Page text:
HBO made a riveting two-part movie of Empire Falls by Richard Russo, a great narrative. They did the book justice, following it devotedly chapter by chapter. Still, as much as I liked the movie, I liked the book best.
Richard Russo is an excellent writer, as you’ll find in Empire Falls. You’ll relate to the interesting characters, enjoy the vivid descriptions of the town and the times, and reach the end caring deeply for this man of poor means and the people he interacts with every day of his otherwise rich life.
As I said, the book is filled with rich, vivid characters. There's the main character, who has spent his life trying to leave this sleepy, dying New England town only to be pulled back time and again, ultimately to run a diner owned but restrained by the town's richest family. And then there's his recently divorced wife who just wants to be loved -- she's about to marry the town's health club owner, a bombastic, self-assured health nut who has taken an irritating liking to the main character. Let's see, there's also the town matron who keeps a tight grip on the town that is her family's empire and who takes pleasure in putting down the main character. In flashbacks, you'll also meet her timid husband who once fell in love with the main character's wife but who takes his life when the main character was a child. Paul Newman won a Golden Globe this year by playing the main character's father, a listless, irresponsible, irrepressable, but certainly lovable scallawag who is less a dad and more an occasional houseguest. There is also the main character's brother who helps him run the restaurant, his daughter who loves her father and can't stand her mother or her mother's boyfriend, the main character's mother-in-law who appreciates him far more than her selfish daughter, and a retired priest who suffers from Alzheimers and can be counted on to say what he thinks however inappropriate and leaves town with the main character's father and the parish's cash. They all breathe life to this memorable narrative that seems long until you get to the last page and wish it could go on and on.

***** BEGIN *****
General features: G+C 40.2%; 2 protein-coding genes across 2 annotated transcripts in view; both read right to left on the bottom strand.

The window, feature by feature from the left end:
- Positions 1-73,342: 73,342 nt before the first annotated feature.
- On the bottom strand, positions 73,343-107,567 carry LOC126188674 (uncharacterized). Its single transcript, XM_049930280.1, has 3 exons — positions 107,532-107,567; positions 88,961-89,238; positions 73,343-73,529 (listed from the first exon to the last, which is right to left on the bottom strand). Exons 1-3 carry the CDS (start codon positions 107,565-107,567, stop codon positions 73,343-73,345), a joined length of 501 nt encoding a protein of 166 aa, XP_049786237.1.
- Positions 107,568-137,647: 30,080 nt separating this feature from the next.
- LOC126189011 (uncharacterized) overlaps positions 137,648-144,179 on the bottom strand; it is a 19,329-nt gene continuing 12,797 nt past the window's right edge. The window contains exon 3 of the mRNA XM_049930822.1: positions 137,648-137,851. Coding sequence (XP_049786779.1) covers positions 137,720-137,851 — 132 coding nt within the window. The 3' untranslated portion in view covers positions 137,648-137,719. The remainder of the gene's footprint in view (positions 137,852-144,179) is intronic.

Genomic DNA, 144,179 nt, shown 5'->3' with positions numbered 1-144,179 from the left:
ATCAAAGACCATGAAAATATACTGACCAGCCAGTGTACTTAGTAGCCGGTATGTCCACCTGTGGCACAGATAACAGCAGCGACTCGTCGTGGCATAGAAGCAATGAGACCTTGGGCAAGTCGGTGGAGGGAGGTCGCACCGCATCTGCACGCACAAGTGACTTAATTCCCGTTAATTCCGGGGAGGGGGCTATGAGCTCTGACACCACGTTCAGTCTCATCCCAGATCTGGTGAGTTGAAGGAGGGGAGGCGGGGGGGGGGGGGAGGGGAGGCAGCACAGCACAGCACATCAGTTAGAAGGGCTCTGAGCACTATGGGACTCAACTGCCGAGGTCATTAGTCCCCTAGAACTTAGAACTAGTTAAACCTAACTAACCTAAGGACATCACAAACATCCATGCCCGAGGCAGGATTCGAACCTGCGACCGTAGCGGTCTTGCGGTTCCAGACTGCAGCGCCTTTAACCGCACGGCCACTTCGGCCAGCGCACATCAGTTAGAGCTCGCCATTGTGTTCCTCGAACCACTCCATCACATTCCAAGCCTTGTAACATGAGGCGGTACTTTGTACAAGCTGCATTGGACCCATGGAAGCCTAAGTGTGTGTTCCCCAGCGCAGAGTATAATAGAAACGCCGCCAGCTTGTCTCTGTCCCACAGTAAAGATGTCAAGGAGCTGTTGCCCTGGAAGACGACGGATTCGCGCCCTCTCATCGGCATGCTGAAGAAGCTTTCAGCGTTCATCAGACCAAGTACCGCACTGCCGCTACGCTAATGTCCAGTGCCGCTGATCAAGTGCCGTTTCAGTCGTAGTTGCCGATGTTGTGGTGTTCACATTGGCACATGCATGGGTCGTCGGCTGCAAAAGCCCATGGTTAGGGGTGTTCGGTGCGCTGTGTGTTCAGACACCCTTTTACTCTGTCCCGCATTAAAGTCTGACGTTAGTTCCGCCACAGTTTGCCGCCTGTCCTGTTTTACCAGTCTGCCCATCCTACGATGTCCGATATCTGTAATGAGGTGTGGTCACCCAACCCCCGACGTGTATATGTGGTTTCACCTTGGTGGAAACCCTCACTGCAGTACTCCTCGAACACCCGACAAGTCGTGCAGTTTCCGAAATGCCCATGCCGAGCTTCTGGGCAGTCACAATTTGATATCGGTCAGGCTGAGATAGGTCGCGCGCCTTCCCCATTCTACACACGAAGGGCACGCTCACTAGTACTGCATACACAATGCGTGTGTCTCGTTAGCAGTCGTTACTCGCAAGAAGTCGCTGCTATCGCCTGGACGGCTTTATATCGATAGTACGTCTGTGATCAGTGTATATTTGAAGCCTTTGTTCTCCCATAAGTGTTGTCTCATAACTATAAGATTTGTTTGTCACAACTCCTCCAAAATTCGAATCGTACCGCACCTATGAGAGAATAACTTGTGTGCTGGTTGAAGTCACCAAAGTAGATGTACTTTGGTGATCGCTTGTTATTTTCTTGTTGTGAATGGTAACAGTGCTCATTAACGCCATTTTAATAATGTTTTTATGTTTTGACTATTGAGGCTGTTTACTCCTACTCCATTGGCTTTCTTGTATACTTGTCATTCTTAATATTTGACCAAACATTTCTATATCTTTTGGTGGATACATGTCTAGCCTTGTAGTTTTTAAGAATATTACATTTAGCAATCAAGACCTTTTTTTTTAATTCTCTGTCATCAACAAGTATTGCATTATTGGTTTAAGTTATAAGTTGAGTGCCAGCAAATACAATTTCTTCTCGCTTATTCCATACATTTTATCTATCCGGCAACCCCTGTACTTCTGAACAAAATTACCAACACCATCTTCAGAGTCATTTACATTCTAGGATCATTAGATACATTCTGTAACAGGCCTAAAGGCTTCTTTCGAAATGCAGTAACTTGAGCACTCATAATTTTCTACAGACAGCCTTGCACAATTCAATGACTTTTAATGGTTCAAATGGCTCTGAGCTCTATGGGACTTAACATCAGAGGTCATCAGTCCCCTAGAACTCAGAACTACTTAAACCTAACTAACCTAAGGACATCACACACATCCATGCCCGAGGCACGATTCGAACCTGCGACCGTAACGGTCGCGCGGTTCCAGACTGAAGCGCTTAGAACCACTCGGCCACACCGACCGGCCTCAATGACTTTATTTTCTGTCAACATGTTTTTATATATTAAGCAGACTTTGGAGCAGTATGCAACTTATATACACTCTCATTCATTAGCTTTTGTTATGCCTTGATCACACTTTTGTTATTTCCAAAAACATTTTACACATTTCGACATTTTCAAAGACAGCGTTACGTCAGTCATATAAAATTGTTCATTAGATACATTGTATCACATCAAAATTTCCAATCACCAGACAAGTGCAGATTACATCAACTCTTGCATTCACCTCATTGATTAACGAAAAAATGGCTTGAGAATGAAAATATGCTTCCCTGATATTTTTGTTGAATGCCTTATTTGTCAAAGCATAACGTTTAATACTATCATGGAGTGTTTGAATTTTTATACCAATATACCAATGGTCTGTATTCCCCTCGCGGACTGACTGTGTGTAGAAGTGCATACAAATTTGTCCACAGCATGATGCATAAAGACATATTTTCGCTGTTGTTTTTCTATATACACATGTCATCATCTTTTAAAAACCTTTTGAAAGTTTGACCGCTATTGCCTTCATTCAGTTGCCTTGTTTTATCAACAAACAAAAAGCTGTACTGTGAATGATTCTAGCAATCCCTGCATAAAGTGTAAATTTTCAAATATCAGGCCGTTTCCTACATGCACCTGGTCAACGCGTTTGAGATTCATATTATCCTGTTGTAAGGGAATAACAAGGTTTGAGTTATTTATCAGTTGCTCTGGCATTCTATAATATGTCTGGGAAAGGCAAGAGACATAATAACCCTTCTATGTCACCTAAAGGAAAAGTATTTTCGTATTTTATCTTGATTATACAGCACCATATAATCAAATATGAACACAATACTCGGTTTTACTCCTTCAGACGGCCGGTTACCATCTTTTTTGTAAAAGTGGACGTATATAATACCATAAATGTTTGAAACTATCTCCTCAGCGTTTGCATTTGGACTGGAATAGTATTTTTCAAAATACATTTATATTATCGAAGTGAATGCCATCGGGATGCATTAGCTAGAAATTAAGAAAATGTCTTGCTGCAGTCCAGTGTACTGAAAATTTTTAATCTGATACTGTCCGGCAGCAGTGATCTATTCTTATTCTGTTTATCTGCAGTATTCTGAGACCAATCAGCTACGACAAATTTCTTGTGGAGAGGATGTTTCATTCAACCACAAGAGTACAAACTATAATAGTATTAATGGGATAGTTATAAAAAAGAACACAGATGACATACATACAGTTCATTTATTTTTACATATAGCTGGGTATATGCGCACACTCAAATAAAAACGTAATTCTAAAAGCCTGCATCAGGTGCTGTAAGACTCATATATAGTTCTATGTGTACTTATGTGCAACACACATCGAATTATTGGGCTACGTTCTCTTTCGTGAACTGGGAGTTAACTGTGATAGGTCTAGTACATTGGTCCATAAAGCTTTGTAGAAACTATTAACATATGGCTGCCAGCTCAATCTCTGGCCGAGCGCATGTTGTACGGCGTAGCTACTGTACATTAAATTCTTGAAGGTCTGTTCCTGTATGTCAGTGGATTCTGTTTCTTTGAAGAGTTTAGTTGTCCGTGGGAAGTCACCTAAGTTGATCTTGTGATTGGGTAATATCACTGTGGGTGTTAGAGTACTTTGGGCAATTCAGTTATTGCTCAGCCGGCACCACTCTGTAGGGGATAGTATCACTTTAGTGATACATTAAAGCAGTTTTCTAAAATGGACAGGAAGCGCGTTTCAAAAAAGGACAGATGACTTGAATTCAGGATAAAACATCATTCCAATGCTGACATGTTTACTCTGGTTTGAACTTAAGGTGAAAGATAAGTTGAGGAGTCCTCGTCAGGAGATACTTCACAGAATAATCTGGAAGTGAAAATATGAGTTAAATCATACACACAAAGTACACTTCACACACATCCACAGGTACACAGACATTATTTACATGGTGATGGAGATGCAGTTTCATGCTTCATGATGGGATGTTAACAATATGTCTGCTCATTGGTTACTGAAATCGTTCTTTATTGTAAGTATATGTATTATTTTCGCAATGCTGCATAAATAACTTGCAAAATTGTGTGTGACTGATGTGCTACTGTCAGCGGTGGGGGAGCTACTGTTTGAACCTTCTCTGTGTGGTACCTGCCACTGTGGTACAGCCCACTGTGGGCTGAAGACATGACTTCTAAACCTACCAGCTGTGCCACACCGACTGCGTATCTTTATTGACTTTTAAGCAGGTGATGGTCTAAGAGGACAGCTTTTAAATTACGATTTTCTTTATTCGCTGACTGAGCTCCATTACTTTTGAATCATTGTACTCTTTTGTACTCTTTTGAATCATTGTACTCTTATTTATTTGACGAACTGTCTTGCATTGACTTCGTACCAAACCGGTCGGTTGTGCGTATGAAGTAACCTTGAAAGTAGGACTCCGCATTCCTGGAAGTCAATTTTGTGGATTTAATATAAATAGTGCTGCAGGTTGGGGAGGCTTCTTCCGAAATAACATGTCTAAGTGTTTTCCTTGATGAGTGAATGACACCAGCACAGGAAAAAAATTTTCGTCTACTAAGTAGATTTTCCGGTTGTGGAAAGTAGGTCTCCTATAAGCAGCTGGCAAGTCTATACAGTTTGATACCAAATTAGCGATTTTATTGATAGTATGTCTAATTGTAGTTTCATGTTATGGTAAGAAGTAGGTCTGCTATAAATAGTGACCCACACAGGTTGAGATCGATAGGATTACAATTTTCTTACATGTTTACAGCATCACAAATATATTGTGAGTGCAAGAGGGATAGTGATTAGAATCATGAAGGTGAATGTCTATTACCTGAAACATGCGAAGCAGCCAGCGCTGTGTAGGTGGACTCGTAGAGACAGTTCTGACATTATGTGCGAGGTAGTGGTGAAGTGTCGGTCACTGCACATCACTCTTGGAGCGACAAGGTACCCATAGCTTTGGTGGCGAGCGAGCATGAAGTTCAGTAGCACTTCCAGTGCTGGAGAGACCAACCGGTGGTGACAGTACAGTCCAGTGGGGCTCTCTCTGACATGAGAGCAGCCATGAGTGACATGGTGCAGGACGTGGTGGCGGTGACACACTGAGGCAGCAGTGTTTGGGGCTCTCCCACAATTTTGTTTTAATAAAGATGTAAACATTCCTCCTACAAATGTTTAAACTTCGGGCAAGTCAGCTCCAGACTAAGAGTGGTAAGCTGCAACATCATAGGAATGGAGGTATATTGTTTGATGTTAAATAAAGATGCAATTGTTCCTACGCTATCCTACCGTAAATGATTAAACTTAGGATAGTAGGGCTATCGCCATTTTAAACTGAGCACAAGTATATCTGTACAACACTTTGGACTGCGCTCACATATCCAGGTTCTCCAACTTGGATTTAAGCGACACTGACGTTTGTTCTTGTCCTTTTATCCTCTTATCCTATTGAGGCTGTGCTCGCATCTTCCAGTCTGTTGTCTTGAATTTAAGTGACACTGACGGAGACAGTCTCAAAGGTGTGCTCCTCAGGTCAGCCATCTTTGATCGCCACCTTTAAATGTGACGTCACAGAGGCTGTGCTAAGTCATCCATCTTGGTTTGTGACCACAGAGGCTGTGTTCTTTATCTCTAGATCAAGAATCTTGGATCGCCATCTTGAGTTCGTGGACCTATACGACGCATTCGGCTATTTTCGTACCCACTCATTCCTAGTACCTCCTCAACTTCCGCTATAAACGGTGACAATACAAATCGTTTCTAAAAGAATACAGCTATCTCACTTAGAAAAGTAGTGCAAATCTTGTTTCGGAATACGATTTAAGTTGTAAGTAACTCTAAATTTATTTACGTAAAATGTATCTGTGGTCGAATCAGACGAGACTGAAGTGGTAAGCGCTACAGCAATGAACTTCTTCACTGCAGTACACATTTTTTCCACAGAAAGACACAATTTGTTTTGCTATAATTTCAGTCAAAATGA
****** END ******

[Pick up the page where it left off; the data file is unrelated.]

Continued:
See Editorial Reviews by Amazon.com and Publisher’s Weekly
(scroll down below the fold)
● Other books by Richard Russo
● Richard Russo interview on BookPage
● Article in World Literature Today (scroll down)
● HBO Web pages on Empire Falls including various interviews